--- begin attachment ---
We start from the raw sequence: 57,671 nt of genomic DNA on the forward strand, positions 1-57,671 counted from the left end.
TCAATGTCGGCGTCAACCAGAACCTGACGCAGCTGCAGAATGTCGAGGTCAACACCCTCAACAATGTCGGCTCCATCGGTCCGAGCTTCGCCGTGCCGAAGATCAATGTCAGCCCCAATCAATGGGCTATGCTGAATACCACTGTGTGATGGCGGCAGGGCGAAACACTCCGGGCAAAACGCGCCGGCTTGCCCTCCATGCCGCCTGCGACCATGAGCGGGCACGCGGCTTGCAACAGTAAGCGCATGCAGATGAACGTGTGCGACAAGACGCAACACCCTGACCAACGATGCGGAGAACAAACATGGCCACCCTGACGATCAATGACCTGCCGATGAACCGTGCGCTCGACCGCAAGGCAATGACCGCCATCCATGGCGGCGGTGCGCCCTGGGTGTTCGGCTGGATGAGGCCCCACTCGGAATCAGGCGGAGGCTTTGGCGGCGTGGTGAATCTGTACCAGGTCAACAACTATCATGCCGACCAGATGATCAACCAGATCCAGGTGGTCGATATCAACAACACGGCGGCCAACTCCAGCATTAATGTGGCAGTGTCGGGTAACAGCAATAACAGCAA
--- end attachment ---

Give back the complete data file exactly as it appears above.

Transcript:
We start from the raw sequence: 57,671 nt of genomic DNA on the forward strand, positions 1-57,671 counted from the left end.
TCAATGTCGGCGTCAACCAGAACCTGACGCAGCTGCAGAATGTCGAGGTCAACACCCTCAACAATGTCGGCTCCATCGGTCCGAGCTTCGCCGTGCCGAAGATCAATGTCAGCCCCAATCAATGGGCTATGCTGAATACCACTGTGTGATGGCGGCAGGGCGAAACACTCCGGGCAAAACGCGCCGGCTTGCCCTCCATGCCGCCTGCGACCATGAGCGGGCACGCGGCTTGCAACAGTAAGCGCATGCAGATGAACGTGTGCGACAAGACGCAACACCCTGACCAACGATGCGGAGAACAAACATGGCCACCCTGACGATCAATGACCTGCCGATGAACCGTGCGCTCGACCGCAAGGCAATGACCGCCATCCATGGCGGCGGTGCGCCCTGGGTGTTCGGCTGGATGAGGCCCCACTCGGAATCAGGCGGAGGCTTTGGCGGCGTGGTGAATCTGTACCAGGTCAACAACTATCATGCCGACCAGATGATCAACCAGATCCAGGTGGTCGATATCAACAACACGGCGGCCAACTCCAGCATTAATGTGGCAGTGTCGGGTAACAGCAATAACAGCAA